During a time when the job market is particularly competitive, students at the Goizueta Business School are feeling a lack of preparation for job and internship interviews.
According to B-School senior Don Wang, the preparation students are receiving does not encompass students’ needs.
“The Career Center gives students mock interviews, but they do a more general interview,” Wang explained. “Finance interviews are more intense. A lot of kids have gone into interviews not really know what they’re going to be asked.”
The mock interviews done at the Career Center are more behavioral than technical, Wang said.
Many interviews will ask difficult questions and give students “brain teasers”, such as requiring students to design a car blind people can drive and solve difficult math problems.
B-School senior Alex Greenhouse said that preparation varies greatly from major to major, and that while there are many resources available to B-School students, there’s “no real structure” to interview preparation.
“A lot of people don’t know what resources are optimal for their career preparation,” Greenhouse said.
The B-School offers a junior seminar program geared towards “building leadership, communications, career development, business computing, and academic skills,” according to its website, but Greenhouse said that the program is a “hodge-podge of classes” and that not all students take the classes that are best catered to their needs.
According to B-School senior Andrew Joy, however, the B-school does well in preparing students for future careers, but the burden is primarily on each individual student to succeed.
“The B-School will prepare you as much as you take the initiative to do,” Joy said. “If you’re looking at a specific industry, you’re going to have to do your own research.”
Director of the Bachelor of Business Administration (BBA) Career Management Center (CMC) Andy Rabitoy said that CMC staff as well as other mentors such as business librarians are available to help direct students to the research corresponding with their respective concentrations.
“Our job here is to provide information, access and advice to help with job searches and career preparation, including interview preparation,” Rabitoy said.
The BBA program itself prepares students for both the behavioral and technical aspects of job interviews, Rabitoy said, but there are also a number of outside resources of which students are able to take advantage.
For those students seeking resources or direction, Rabitoy said that the CMC provides information online and offers walk-in advising every day.
Preparation begins from day one at orientation, B-School senior Danny Rodriguez said, where students receive a schedule detailing what needs to be done and when. All students, he added, are coached on every aspect of the career search including resources for resumes, how to dress at interviews and what to expect at a given interview, depending on the industry.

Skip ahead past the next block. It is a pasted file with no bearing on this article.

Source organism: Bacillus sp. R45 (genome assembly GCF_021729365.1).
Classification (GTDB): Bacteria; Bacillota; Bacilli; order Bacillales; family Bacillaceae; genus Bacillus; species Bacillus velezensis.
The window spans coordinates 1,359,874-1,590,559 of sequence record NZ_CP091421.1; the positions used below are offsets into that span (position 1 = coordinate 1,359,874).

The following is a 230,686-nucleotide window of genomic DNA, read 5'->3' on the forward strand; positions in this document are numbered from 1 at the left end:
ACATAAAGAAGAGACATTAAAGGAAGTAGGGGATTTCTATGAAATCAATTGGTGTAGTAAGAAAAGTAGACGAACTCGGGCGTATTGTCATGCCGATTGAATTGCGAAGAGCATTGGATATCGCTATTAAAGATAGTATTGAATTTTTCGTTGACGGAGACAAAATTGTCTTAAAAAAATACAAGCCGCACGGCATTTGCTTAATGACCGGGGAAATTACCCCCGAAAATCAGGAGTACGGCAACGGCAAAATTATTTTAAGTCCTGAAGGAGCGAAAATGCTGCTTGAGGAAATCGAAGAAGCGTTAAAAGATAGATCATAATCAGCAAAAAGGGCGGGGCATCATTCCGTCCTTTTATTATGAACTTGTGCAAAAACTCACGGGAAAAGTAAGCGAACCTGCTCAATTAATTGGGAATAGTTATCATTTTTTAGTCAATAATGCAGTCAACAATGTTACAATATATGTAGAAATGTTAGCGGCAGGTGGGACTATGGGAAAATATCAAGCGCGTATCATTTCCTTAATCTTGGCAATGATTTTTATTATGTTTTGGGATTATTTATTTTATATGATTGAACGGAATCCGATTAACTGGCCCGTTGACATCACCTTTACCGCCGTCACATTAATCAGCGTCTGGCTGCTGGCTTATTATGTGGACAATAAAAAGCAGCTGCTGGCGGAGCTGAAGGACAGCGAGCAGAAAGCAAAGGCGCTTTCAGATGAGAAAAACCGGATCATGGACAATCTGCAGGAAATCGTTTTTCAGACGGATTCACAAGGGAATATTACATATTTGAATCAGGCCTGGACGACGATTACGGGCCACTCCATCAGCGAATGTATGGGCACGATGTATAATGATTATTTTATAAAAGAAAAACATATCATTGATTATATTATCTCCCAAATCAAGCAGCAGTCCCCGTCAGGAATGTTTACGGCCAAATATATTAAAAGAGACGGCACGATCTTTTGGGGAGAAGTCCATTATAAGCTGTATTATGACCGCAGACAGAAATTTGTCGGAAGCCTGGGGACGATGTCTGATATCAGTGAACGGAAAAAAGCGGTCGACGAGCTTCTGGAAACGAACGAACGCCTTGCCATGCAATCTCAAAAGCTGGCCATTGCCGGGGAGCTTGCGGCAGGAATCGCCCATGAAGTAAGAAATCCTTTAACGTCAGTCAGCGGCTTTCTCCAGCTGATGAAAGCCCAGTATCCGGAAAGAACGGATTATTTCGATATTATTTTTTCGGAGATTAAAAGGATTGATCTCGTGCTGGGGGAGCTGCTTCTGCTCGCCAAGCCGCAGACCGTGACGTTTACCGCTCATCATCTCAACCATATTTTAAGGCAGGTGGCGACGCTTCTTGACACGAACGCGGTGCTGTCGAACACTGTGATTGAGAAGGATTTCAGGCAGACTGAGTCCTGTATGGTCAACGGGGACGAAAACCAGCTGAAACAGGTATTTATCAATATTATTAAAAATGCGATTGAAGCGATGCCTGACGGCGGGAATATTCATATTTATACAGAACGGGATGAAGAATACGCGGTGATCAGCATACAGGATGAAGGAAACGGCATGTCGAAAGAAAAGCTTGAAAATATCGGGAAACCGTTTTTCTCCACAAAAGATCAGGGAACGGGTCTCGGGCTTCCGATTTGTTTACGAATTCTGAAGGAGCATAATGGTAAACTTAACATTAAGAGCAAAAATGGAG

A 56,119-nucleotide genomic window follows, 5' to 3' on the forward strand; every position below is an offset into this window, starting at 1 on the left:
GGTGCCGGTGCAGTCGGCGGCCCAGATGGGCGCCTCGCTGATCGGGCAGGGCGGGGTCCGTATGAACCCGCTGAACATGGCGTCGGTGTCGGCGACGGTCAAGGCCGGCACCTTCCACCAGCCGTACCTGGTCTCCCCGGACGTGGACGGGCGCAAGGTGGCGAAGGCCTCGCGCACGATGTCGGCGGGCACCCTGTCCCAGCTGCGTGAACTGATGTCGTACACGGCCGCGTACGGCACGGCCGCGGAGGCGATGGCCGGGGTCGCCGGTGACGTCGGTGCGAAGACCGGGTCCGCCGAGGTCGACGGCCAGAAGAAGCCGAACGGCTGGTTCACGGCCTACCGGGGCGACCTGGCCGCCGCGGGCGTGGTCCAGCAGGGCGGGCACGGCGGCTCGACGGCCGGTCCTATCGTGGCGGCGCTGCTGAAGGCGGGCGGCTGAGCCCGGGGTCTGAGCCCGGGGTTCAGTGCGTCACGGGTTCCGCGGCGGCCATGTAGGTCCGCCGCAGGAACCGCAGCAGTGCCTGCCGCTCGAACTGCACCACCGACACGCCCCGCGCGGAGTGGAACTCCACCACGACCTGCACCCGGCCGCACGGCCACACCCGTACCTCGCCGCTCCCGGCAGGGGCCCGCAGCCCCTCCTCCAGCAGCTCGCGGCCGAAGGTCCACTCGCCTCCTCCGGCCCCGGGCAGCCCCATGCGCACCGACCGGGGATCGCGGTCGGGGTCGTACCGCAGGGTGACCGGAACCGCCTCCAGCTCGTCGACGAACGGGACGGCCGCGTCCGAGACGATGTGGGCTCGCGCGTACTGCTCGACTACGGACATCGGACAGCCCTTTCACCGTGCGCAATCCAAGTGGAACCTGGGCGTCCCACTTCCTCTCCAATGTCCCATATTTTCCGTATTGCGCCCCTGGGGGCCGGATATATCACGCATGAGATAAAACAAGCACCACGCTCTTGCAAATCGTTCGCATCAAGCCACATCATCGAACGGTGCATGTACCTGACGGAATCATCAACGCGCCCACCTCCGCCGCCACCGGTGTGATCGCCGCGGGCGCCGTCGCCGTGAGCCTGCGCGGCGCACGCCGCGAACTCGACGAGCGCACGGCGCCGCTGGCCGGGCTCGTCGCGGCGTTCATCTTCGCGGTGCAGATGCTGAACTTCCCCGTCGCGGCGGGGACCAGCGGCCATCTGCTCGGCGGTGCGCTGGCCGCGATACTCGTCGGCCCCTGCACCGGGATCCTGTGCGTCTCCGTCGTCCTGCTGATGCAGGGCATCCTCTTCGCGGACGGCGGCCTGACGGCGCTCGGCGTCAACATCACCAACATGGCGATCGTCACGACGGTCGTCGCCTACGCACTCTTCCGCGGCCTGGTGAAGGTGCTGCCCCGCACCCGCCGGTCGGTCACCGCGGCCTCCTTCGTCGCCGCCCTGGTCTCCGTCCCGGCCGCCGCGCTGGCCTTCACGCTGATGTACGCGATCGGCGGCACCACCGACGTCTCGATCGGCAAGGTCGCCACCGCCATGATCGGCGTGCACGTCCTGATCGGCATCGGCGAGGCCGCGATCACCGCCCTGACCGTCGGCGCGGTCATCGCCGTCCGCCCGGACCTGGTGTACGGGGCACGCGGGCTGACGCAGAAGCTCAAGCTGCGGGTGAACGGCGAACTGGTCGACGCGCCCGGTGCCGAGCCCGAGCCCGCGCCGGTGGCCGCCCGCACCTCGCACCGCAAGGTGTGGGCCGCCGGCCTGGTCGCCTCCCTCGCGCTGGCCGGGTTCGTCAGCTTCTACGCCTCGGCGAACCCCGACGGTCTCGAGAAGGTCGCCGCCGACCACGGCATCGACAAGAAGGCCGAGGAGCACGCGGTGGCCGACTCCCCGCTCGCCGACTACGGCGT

“I think they really do prepare you if you seek out the help. The resources are there, but it has to come from your own research and the amount of time you put into your coursework,” Rodriguez explained. “It’s very dependent upon the student’s initiative.”
Greenhouse, however, said that the coursework does not adequately prepare students for certain industries, such as interviews in higher levels of finance.
Although the Career Center offers mock interviews and other career-specific events, he said, even those offer little help if students go into a practice interview without having been prepared for that.
Joy said that students seeking realistic mock interviews have opportunities to conduct practice interviews with various companies that visit Emory’s campus.
Students require guidance in order to succeed, Greenhouse said, adding that those who don’t have mentors aren’t at the same place as those who do.
Due to this observance, Greenhouse has started Goizueta Fast-Track, a student-run organization that focuses particularly on preparing students for finance, accounting and consulting interviews.
“These concentrations tend to have a more technical skill-set involved,” Greenhouse said of the interviews.
Fast-Track, which is set to begin this February, is an organization of ten mentor families, each consisting of one freshman, one sophomore, one junior and one senior. Older members who have experienced the job search and interview process will serve as mentors to those preparing for job interviews.
Greenhouse explained that in addition to providing an additional mentoring service, the organization will also bring students of different years together, which he said is not seen often at the B-School.
Rabitoy said that he commends and appreciates both student and alumni mentors, both of whom he said are dedicated to helping students succeed.
The B-School’s connections with alumni are extremely valuable, Joy noted, because Goizueta alumni work for companies all over the world and serve as connections between the student and the employer and are eager to help Goizueta graduates do well.
Ultimately, according to Rodriguez, success depends on the individual and Wang acknowledged that the B-School has a wide agenda and that it is up to the students to do the work.
“The B-School isn’t going to get a job for you. If you have a specific interview, you can even sit down with your professors,” Rodriguez suggested.
Rabitoy said that this kind of preparation is vital not only in the job search but also in the business career field in general.
“The resources are there; I think students need to take advantage of them. They need to be prepared, especially in the current competitive market,” Rabitoy said. “You need to be on top of your A-game, not only in the interview process but also in the business world.”
— Contact Alice Chen